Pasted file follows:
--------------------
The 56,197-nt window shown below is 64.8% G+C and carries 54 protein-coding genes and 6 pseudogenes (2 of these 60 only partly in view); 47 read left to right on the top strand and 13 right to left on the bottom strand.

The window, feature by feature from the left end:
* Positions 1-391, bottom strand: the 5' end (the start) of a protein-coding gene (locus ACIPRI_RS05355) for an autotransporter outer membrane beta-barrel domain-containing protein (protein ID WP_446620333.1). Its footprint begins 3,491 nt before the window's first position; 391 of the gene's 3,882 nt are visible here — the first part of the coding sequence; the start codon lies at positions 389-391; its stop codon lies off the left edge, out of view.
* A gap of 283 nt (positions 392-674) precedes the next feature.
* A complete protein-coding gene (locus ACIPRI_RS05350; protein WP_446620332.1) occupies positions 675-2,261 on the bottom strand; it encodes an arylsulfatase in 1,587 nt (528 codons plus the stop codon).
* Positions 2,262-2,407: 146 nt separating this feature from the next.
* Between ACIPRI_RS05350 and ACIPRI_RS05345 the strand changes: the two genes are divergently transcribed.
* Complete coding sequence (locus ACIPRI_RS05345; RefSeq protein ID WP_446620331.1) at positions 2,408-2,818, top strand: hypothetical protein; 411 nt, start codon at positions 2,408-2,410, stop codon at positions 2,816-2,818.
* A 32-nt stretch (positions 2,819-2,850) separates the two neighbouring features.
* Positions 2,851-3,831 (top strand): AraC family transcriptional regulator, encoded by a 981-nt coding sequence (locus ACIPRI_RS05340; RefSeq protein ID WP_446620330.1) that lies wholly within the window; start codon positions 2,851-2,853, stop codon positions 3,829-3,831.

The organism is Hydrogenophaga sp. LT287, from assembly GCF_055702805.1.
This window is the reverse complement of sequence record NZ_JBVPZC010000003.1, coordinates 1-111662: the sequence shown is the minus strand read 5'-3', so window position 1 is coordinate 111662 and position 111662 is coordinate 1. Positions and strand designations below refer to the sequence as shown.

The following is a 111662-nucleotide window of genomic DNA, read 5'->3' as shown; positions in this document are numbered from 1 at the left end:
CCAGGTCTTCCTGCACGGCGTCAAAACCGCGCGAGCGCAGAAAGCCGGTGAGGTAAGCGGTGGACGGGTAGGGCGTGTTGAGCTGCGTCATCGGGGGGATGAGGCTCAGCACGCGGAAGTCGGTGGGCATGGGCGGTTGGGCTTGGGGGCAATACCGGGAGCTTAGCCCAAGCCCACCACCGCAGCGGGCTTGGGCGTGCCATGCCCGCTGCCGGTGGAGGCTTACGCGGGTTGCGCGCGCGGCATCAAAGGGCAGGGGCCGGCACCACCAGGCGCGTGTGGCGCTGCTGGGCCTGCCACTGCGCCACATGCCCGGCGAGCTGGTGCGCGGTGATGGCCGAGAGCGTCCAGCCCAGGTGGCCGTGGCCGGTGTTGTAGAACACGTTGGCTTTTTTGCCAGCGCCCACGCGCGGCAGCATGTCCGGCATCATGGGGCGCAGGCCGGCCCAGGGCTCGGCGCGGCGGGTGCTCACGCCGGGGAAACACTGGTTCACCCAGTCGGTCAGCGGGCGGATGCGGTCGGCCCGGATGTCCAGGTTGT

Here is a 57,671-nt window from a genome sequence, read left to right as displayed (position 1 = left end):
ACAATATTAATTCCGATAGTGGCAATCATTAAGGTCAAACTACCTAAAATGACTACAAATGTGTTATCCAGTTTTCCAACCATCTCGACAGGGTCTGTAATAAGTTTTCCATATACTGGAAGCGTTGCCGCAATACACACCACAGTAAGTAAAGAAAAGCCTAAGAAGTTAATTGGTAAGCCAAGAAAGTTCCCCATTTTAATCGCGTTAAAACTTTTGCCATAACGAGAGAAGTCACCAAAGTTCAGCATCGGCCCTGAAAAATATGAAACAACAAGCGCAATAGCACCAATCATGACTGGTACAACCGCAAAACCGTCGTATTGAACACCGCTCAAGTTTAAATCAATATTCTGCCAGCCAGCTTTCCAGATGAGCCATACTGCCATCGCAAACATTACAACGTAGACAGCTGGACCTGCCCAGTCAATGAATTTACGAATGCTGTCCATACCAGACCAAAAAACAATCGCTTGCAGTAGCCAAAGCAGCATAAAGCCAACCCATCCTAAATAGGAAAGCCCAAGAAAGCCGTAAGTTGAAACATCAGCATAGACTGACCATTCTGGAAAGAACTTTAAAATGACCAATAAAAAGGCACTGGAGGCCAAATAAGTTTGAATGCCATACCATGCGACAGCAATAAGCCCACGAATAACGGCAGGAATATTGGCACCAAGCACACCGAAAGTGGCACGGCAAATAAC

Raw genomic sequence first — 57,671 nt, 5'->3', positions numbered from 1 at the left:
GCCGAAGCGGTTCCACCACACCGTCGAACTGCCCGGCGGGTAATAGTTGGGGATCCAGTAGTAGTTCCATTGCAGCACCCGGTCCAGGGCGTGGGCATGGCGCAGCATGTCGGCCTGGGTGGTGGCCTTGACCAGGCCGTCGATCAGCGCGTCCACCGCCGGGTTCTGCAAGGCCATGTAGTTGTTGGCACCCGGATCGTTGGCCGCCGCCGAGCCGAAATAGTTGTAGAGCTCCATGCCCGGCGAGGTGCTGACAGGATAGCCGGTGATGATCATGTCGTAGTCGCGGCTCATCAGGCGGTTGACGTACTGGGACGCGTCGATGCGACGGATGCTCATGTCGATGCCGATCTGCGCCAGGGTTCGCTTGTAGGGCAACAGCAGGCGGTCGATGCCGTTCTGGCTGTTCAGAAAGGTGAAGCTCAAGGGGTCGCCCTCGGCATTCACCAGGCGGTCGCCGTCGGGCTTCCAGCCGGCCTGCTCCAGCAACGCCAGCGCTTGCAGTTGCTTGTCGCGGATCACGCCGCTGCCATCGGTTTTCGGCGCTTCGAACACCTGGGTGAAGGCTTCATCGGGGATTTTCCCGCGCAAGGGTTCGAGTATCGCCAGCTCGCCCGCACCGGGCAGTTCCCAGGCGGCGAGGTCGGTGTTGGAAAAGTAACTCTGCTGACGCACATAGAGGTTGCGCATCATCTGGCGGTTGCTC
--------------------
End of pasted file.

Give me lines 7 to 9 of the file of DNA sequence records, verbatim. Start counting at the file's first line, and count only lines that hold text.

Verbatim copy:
* Between ACIPRI_RS05350 and ACIPRI_RS05345 the strand changes: the two genes are divergently transcribed.
* Complete coding sequence (locus ACIPRI_RS05345; RefSeq protein ID WP_446620331.1) at positions 2,408-2,818, top strand: hypothetical protein; 411 nt, start codon at positions 2,408-2,410, stop codon at positions 2,816-2,818.
* A 32-nt stretch (positions 2,819-2,850) separates the two neighbouring features.